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Bible Commentaries

Johann Albrecht Bengel's Gnomon of the New Testament
1 Thessalonians 2

 

 

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Verse 1

1 Thessalonians 2:1. γὰρ, for) This refers to ch. 1 Thessalonians 1:5-6; for what was there laid down as the proposition, is now taken up again to be discussed, and that, too, regarding Paul and his companions, 1 Thessalonians 2:1-12; regarding the Thessalonians, 1 Thessalonians 2:13-16.— οὐ κενὴ, not vain) but full of power.


Verse 2

1 Thessalonians 2:2. προπαθόντες, having suffered before) that which might have deterred others from preaching.


Verse 3

1 Thessalonians 2:3. γὰρ, for) for occurs again, 1 Thessalonians 2:5. There is a double reason assigned (ÆtioIogia), α, in the thesis, concerning their (his and his companions’) regular and constant practice; β, in the hypothesis, how they behaved (proceeded) among the Thessalonians, 1 Thessalonians 2:5 and the following verses; comp. with 2 Corinthians 1:12, concerning his general and special mode of proceeding towards others.— παράκλησις, exhortation) The whole preaching of the Gospel is so called, seasoned as it is with the sweetness of sufferings; see 1 Thessalonians 2:2, with which comp. 2 Corinthians 1:3, et seqq. παράκλησις, Zuspruch, has an extensive meaning; when he rouses the slothful, it is exhortation ( παράκλησις): when he applies balm to sorrow, it is comfort or consolation ( παραμύθιον); comp. 1 Thessalonians 2:11, note.— οὐκοὐδὲοὔτε, not—nor—nor) He disavows evil intentions, in relation to God, himself, and others. The antithesis to this is similarly universal, in the following verse, which should be compared with 1 Thessalonians 2:10 [where see the note on the similar threefold relation].— οὐκ ἐκ πλάνης, not from [of] deceit) namely, is; comp. we speak, in the present, 1 Thessalonians 2:4.— οὐδὲ ἐξ ἀκαθαρσίας, nor from [of] uncleanness) This uncleanness is when the fruit of the flesh is sought after: comp. Philippians 1:16. The fruit of the flesh is somewhat subtile: Eigenheit, self-seeking (seeking one’s own honour or gain), peculiarity.(4) Concerning its antithesis, purity, see Acts 15:9.


Verse 4

1 Thessalonians 2:4. δεδοκιμάσμεθα, we have been proved [approved]) Refer to this word, δοκιμάζοντι, who proveth and trieth, which presently occurs.— ἀρέσκοντες) careful to please.


Verse 5

1 Thessalonians 2:5. ἐν λόγῳ κολακείας, in flattering words) The antithesis is in 1 Thessalonians 2:7-8; even as a cloke of covetousness has its antithesis in 1 Thessalonians 2:9; and the word glory, 1 Thessalonians 2:6, has its antithesis in 1 Thessalonians 2:10.— κολακείας, of flattery) which they chiefly use who are anxious to please men.— καθὼς οἴδατεθεὸς μάρτυς, even as ye know—God is witness) These two clauses [neither—ye know; nor—witness] correspond to each other, just as the double confirmation of the third member of the sentence [nor of men sought we glory], which is placed in the next verse, follows in the same 1 Thessalonians 2:10. He appeals to men, as the witnesses of a matter generally known; to God, as the witness of a matter which is concealed in the heart; to men and God, as the witnesses of a matter in part generally known, and partly concealed.— προφάσει) with the specious pretext (cloke), under which we might cover avarice.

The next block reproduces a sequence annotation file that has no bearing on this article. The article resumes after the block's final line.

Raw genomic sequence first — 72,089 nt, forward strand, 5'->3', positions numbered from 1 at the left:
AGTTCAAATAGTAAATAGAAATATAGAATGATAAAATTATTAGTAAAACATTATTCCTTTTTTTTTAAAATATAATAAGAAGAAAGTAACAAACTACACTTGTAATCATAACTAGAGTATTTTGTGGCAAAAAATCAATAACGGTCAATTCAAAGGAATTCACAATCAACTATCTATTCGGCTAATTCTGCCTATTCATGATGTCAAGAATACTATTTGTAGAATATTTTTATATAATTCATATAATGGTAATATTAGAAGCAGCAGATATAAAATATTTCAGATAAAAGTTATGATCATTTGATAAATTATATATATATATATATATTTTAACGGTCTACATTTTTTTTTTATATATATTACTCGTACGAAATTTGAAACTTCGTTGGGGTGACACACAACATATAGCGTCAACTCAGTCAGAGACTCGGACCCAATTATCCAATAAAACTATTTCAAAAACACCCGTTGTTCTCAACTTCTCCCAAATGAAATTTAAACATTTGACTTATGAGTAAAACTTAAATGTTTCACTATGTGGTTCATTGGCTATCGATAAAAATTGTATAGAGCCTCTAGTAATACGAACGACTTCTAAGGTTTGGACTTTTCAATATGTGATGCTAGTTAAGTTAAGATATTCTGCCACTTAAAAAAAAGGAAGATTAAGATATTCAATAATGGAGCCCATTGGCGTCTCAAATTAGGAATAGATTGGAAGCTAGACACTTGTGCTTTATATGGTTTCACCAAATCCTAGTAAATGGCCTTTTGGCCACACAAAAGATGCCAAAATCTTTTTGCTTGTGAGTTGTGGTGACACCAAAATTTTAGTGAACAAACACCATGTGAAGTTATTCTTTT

Verse 6

1 Thessalonians 2:6. ἀπʼ ἄλλων, from others) those, to wit, who would have admired us, if we had treated you more haughtily.— δυνάμενοι) when we might have, although we might have.— ἐν βάρει εἶναι, [Engl. Vers. been burdensome] been in honour and authority) כבד βάρος, weight, dignity, authority; the splendour which the majesty of the Lord communicates to His ambassador. δόξα, glory, in the preceding verse, is nearly akin to it; comp. βάρος δόξης, 2 Corinthians 4:17. Brightness produces a weighty or powerful effect (gravis) on the sight, as a weight upon the sense of touch, and a loud sound on the hearing; and hence such things are said to be borne or not to be borne,(5), Hebrews 12:20. The conjugate, ἐπιβαρῆσαι, presently occurs, 1 Thessalonians 2:9. Both ideas, weight [authority], and a burden, must be included. But the apostles refrained from both.


Verse 7

1 Thessalonians 2:7. ἤπιοι, gentle) A very sweet word, which is wont to be applied chiefly to parents and physicians. It is opposed to flattery [1 Thessalonians 2:5]: for he is called ἤπιος, who has true gentleness.— ἐν μέσῳ ὑμῶν, in the midst of you) like a hen surrounded by her chickens. They did not act as if from the chair (ex cathedrâ, from the authoritative chair), which is said to belong to Peter, and which calls the style of its court apostolical.— τροφὸς) a mother, and at the same time a nurse. Weigh well the expression, her own. The spiritual are analogous to the natural affections, 1 Thessalonians 2:11; 1 Timothy 5:1-2.


Verse 8

1 Thessalonians 2:8. οὕτως, ἱμειρόμενοι ὑμῶν, εὐδοκοῦμεν) and seeing that it was so, i.e. inasmuch as we felt the strongest affection for you, we were ready, etc. The text has been at once suited for (pronunciationem) correct delivery, whilst in the marks of punctuation a more careful stopping of the sentence is equivalent to a note. The same word, ἱμείρονται, is found in Job 3:21. εὐδοκοῦμεν, even without the augment, may still be the imperfect tense: in the whole(6) of Paul’s statement all the facts proceed in the preterite, which the versions here also retain.— ψυχὰς, souls) Our soul desired as it were to enter into your soul.

Tota is the reading of Ed. 2, quarto, A.D. 1752, and is doubtless the true reading.—ED.


Verse 10